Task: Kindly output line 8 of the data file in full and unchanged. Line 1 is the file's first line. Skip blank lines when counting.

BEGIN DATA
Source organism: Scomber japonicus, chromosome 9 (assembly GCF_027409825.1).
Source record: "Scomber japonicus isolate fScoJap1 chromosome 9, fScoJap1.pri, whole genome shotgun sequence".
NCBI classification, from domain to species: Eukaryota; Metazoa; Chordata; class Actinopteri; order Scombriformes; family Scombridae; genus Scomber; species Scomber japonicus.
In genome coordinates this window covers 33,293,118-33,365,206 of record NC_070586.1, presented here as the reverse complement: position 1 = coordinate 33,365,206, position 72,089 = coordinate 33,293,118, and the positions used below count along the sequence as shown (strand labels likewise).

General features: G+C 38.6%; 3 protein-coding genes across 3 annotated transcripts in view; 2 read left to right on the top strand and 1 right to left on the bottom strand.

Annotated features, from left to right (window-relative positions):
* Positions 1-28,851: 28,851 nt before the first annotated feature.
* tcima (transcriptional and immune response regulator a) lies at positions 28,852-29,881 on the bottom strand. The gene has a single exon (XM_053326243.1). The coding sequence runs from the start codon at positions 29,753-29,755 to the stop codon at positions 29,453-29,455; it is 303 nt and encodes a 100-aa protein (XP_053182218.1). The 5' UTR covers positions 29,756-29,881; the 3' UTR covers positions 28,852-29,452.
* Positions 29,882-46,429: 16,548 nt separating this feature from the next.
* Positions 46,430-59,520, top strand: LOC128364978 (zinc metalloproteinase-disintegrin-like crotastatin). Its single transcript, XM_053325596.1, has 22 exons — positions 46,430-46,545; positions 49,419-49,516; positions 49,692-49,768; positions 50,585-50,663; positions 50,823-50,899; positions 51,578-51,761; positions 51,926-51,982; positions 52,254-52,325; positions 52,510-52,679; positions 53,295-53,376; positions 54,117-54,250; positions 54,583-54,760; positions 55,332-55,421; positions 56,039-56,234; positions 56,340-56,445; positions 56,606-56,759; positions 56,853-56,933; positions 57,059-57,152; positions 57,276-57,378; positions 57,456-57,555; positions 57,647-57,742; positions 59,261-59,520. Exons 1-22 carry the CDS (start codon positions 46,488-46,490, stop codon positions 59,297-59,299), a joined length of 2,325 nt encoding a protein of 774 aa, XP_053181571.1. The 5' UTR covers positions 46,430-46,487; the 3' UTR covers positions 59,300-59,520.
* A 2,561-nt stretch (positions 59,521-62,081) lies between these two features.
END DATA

* tcima (transcriptional and immune response regulator a) lies at positions 28,852-29,881 on the bottom strand. The gene has a single exon (XM_053326243.1). The coding sequence runs from the start codon at positions 29,753-29,755 to the stop codon at positions 29,453-29,455; it is 303 nt and encodes a 100-aa protein (XP_053182218.1). The 5' UTR covers positions 29,756-29,881; the 3' UTR covers positions 28,852-29,452.